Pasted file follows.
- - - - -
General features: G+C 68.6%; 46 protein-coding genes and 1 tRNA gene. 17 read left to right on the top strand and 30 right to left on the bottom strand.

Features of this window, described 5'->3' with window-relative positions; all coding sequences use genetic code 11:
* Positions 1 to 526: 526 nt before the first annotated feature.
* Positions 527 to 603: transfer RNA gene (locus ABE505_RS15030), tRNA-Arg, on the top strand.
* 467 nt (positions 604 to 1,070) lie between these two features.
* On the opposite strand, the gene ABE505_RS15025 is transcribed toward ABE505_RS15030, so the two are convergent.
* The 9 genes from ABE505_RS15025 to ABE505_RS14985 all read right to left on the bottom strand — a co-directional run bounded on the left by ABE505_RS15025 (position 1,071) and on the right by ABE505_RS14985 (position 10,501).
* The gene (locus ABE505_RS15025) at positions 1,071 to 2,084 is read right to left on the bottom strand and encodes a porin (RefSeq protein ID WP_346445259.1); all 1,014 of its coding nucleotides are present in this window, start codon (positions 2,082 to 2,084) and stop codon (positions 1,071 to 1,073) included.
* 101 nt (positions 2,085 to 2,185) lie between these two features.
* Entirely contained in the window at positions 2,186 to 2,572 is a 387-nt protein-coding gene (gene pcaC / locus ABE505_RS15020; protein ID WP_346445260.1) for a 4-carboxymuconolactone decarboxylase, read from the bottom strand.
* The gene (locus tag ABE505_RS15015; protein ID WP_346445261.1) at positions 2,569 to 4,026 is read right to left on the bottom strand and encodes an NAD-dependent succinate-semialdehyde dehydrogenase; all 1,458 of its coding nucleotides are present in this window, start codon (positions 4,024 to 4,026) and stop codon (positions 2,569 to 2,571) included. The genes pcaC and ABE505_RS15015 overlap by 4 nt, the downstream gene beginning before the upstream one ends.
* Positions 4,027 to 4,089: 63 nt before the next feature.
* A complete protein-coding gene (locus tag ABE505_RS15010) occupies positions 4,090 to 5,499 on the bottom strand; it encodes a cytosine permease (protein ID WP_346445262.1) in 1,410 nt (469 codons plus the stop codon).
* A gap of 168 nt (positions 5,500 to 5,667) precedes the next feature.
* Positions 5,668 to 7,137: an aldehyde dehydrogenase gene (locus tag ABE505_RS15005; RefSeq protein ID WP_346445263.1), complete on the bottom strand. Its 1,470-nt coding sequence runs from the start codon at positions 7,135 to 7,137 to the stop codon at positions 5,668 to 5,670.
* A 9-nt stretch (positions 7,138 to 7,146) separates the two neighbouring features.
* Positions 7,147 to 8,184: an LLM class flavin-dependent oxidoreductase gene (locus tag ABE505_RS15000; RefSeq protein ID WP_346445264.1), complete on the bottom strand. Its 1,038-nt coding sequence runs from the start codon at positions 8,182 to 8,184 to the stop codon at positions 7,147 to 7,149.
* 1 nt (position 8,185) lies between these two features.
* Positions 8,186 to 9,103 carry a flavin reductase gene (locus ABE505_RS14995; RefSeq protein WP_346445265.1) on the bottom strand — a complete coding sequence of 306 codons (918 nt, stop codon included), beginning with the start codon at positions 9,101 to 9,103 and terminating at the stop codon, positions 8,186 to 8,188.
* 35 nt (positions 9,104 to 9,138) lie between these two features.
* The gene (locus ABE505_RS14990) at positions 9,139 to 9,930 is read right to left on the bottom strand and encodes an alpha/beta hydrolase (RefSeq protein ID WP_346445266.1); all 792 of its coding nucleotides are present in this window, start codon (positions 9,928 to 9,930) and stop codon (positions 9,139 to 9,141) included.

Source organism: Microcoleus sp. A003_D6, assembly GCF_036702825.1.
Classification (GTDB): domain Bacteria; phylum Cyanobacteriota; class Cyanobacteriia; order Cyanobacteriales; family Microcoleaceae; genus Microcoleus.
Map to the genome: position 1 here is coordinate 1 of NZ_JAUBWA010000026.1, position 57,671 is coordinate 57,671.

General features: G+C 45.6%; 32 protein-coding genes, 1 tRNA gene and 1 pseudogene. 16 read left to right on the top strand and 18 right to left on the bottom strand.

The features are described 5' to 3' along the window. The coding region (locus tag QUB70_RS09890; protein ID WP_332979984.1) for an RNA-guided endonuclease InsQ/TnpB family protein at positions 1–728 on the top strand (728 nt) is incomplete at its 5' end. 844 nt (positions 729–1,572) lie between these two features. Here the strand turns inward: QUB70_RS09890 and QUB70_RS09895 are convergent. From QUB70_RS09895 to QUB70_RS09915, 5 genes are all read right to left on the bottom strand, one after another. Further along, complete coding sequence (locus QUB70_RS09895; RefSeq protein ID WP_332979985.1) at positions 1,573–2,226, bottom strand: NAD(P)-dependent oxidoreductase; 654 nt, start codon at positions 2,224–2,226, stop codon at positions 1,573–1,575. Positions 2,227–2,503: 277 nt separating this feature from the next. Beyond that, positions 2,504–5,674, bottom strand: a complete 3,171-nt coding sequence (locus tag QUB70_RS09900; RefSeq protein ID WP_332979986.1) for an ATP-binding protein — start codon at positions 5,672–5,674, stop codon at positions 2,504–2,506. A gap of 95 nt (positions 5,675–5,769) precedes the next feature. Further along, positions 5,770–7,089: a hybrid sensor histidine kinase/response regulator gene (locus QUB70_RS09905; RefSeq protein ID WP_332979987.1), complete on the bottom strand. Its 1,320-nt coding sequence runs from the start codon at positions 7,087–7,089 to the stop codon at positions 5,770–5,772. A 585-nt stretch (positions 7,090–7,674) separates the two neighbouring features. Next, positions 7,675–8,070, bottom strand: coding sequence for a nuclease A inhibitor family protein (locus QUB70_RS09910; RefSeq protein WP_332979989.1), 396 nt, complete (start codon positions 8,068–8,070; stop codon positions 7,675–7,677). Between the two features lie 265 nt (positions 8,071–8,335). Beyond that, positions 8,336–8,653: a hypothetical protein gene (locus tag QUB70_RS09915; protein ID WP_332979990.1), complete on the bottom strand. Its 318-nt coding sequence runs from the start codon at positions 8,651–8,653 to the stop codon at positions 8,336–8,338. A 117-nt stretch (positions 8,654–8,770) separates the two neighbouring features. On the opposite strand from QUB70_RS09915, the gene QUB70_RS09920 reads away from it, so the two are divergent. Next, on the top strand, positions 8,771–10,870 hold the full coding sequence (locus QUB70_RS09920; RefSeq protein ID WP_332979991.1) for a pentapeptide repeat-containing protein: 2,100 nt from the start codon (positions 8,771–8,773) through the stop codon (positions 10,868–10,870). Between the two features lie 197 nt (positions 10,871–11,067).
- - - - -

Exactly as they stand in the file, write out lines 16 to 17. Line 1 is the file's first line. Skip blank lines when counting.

* A 9-nt stretch (positions 7,138 to 7,146) separates the two neighbouring features.
* Positions 7,147 to 8,184: an LLM class flavin-dependent oxidoreductase gene (locus tag ABE505_RS15000; RefSeq protein ID WP_346445264.1), complete on the bottom strand. Its 1,038-nt coding sequence runs from the start codon at positions 8,182 to 8,184 to the stop codon at positions 7,147 to 7,149.